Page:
By Hugh Bronstein
BUENOS AIRES (Reuters) - Argentina was on high alert after getting a tip that escaped Mexican drug boss Joaquin "El Chapo" Guzman may be somewhere along the country's mountainous southern border with Chile, Argentine Security Secretary Sergio Berni said on Friday.
Guzman, the world's most wanted drug trafficker, escaped in July from a Mexican maximum-security prison through a mile-long tunnel that surfaced right inside his cell, in a major embarrassment for Mexican President Enrique Pena Nieto.
There is a massive manhunt on in Mexico for El Chapo, aka "Shorty", head of the powerful Sinaloa Cartel which has smuggled billions of dollars worth of cocaine, marijuana and methamphetamines into the United States and fought vicious turf wars with other Mexican gangs.
"We received information that El Chapo tried to cross the Chilean/Argentine border," in the southern region of Patagonia, Berni told reporters.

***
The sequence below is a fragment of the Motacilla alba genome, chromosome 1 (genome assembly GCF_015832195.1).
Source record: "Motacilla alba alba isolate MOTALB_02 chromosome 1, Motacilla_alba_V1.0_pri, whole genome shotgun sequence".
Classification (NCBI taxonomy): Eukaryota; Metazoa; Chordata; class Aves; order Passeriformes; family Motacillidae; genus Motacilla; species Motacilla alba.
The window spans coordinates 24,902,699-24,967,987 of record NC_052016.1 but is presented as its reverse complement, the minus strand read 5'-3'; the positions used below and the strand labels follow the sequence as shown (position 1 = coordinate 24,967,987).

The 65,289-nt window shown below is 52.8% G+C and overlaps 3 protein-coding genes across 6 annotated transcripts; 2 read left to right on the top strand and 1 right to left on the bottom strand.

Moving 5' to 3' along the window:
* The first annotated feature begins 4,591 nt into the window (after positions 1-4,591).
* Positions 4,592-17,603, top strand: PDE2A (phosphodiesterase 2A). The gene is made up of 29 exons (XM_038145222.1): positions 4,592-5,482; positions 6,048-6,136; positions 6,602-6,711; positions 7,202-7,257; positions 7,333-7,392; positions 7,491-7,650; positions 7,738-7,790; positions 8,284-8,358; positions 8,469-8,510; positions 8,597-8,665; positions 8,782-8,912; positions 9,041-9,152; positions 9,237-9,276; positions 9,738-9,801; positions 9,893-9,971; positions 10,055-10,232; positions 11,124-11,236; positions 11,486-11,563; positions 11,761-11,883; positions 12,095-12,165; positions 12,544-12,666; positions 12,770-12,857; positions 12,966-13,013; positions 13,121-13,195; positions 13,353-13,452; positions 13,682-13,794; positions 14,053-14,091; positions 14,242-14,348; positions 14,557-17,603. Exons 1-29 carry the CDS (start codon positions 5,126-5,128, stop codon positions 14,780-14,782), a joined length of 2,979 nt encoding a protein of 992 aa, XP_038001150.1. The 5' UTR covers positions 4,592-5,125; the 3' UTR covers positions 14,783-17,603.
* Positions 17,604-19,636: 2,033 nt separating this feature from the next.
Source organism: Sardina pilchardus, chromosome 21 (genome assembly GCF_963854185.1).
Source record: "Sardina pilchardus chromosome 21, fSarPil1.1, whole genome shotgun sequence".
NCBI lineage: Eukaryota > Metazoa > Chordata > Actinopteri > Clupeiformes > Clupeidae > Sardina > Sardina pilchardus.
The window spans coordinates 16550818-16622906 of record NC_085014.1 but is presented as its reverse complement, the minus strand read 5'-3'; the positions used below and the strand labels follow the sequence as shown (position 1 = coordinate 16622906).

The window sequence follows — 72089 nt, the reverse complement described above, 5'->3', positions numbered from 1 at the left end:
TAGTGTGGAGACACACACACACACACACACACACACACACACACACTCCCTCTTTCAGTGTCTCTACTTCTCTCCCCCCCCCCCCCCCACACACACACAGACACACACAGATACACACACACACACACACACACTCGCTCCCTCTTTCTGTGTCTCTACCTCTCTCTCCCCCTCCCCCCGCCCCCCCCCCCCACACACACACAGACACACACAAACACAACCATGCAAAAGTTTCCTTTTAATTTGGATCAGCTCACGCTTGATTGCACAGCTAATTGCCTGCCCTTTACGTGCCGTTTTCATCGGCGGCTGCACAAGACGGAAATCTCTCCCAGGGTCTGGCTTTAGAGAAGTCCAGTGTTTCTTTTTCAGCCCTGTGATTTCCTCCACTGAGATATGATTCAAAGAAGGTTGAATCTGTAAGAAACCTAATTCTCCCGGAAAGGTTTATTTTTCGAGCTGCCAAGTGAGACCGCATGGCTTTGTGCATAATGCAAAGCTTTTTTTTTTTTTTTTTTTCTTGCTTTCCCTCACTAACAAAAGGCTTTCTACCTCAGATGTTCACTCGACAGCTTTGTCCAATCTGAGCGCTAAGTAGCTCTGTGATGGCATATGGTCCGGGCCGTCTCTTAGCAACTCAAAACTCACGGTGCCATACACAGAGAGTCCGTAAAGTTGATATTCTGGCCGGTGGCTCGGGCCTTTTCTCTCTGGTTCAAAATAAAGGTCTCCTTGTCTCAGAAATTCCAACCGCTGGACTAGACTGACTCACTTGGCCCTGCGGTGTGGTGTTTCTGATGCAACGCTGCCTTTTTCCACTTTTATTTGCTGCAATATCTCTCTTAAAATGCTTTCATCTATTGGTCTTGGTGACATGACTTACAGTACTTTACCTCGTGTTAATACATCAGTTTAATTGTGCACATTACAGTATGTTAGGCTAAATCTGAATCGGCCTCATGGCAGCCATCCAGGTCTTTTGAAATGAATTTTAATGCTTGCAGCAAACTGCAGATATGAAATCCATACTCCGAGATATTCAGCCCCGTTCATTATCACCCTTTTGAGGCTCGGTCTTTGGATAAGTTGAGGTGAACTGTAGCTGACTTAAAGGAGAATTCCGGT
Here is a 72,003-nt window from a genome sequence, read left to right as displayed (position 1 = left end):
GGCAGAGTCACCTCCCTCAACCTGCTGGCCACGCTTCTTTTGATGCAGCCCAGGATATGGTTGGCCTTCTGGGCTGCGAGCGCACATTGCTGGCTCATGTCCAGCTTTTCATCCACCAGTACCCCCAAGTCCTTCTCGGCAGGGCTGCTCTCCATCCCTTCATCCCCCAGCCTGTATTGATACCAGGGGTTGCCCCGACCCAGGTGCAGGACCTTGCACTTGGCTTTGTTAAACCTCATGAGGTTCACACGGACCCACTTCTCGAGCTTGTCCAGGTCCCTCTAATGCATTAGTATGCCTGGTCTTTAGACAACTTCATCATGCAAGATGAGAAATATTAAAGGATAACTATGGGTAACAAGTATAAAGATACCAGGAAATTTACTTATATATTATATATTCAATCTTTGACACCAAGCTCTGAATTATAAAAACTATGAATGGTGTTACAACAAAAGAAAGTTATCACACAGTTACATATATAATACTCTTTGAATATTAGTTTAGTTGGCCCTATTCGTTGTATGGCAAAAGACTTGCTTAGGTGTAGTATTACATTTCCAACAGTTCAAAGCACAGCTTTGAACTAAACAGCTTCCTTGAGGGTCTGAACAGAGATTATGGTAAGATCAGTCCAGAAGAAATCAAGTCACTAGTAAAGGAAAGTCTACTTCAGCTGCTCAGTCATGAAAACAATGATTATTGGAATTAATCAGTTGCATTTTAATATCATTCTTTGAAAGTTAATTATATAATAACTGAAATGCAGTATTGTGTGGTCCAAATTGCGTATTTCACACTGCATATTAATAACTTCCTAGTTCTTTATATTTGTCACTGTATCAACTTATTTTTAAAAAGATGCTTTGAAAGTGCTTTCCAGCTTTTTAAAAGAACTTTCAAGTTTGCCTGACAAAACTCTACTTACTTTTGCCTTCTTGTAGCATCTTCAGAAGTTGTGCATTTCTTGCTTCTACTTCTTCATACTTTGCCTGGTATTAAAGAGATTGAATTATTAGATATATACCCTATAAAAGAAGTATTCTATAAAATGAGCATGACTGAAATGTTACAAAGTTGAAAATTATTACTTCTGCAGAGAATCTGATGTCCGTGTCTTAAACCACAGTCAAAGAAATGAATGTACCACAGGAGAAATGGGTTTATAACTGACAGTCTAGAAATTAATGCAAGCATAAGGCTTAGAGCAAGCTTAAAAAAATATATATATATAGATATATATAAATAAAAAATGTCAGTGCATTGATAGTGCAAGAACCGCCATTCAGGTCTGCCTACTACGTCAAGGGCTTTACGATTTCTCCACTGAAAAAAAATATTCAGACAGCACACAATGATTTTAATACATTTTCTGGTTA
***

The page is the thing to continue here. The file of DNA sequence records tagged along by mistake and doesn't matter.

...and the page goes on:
"In line with protocol, we have activated all security mechanisms and have put the men and women of our federal forces in Patagonia on maximum alert," Berni said.
An official source in Chile, who asked not to be named, told Reuters that "since mid-day the government has been receiving and collecting information on the matter."
In August, the acting head of the U.S. Drug Enforcement Administration said the U.S. government believed Guzman was still in Mexico.
Guzman narrowly evaded security forces searching for him in the northwest of Mexico in October, sustaining injuries to his face and leg, the Mexican government said last month.
His brazen escape piled pressure on Pena Nieto to root out corruption, at a time when the Mexican leader is grappling with conflict of interest scandals plaguing him, his wife and his finance minister.
(Additional reporting by Anthony Esposito in Santiago; editing by Simon Gardner and Christian Plumb)